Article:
The role of the hypothalamic-pituitary-adrenal axis in depression across the female reproductive lifecycle: current knowledge and future directions

Liisa Hantsoo, Kathleen M. Jagodnik, Andrew M. Novick, Ritika Baweja, Teresa Lanza di Scalea, Aysegul Ozerdem, Erin C. McGlade, Diana I. Simeonova, Sharon Dekel, Sara L. Kornfield, Michelle Nazareth, Sandra J. Weiss

Research output: Contribution to journalReview articlepeer-review

5 Scopus citations

Abstract

The aim of this narrative review is to consolidate knowledge on the role of the hypothalamic-pituitary-adrenal (HPA) axis in depression pathophysiology at different reproductive stages across the female lifespan. Despite growing evidence about the impact of gonadal hormones on mood disorders, no previous review has examined the interaction between such hormonal changes and the HPA axis within the context of depressive disorders in women. We will focus on HPA axis function in depressive disorders at different reproductive stages including the menstrual cycle (e.g., premenstrual dysphoric disorder [PMDD]), perinatally (e.g., postpartum depression), and in perimenopausal depression. Each of these reproductive stages is characterized by vast physiological changes and presents major neuroendocrine reorganization. The HPA axis is one of the main targets of such functional alterations, and with its key role in stress response, it is an etiological factor in vulnerable windows for depression across the female lifespan. We begin with an overview of the HPA axis and a brief summary of techniques for measuring HPA axis parameters. We then describe the hormonal milieu of each of these key reproductive stages, and integrate information about HPA axis function in depression across these reproductive stages, describing similarities and differences. The role of a history of stress and trauma exposure as a contributor to female depression in the context of HPA axis involvement across the reproductive stages is also presented. This review advances the pursuit of understanding common biological mechanisms across depressive disorders among women. Our overarching goal is to identify unmet needs in characterizing stress-related markers of depression in women in the context of hormonal changes across the lifespan, and to support future research in women’s mental health as it pertains to pathophysiology, early diagnosis, and treatment targets.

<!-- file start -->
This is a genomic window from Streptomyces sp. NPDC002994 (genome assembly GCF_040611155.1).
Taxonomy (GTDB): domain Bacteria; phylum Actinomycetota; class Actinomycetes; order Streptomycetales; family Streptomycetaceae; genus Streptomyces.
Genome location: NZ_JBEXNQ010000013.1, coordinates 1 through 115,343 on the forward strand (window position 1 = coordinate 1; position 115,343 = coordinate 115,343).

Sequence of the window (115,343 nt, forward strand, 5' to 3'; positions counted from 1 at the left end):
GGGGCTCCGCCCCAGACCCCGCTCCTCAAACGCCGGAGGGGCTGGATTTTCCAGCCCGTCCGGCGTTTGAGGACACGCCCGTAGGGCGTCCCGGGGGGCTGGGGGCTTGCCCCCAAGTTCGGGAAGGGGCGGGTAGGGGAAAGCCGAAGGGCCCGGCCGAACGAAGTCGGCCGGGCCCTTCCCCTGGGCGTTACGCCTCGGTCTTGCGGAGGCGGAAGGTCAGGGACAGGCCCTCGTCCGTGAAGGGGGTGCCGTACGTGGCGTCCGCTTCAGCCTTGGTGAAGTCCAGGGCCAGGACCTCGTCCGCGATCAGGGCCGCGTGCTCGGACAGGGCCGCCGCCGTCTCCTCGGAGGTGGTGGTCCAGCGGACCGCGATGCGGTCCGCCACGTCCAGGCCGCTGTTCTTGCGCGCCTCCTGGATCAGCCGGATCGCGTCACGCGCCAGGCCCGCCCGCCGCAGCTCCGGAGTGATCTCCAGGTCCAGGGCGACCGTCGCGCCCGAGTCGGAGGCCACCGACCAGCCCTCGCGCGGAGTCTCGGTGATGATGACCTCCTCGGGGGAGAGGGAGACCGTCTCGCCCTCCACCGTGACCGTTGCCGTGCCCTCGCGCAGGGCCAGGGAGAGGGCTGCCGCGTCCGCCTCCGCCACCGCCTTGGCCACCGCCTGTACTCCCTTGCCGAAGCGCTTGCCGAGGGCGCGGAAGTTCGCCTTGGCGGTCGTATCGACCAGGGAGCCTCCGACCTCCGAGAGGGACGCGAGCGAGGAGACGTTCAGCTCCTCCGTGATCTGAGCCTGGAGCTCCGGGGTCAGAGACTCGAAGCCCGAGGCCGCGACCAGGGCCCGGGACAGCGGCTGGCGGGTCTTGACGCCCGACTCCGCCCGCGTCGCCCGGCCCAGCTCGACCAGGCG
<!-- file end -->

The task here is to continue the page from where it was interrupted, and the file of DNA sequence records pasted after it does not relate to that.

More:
Original languageEnglish
Article number1295261
JournalFrontiers in Endocrinology
Volume14
DOIs
StatePublished - 2023
Externally publishedYes

Bibliographical note

Publisher Copyright:
Copyright © 2023 Hantsoo, Jagodnik, Novick, Baweja, di Scalea, Ozerdem, McGlade, Simeonova, Dekel, Kornfield, Nazareth and Weiss.

Funding

The author(s) declare financial support was received for the research, authorship, and/or publication of this article. LH: R21 MH125936. KJ: Mortimer B. Zuckerman STEM Leadership Postdoctoral Fellowship. AN: K23 HD110435. EM: ABCD Utah Site 5U01DA041134-09; Department of Veterans Affairs Mental Illness Research, Education, and Clinical Centers; Western Institute of Veterans Research (WIVR). DS: NIMH K23 MH096042, Brain & Behavior Research Foundation. SD: NICHD R01HD108619, NICHD R03HD101724. SW: NIH R01 HD102604, NIH R01 HD081188, Robert and Delphine Wentland Eschbach Endowment.

FundersFunder number
Delphine Wentland Eschbach Endowment
Department of Veterans Affairs Mental Illness Research, Education, and Clinical Centers
Western Institute of Veterans Research
National Institutes of HealthR01 HD081188, R01 HD102604
National Institute of Mental HealthK23 MH096042
Eunice Kennedy Shriver National Institute of Child Health and Human DevelopmentR03HD101724, R01HD108619

    Keywords

    • depression
    • female
    • hypothalamic-pituitary-adrenal (HPA) axis
    • perimenopause
    • peripartum
    • premenstrual
    • stress
    • trauma

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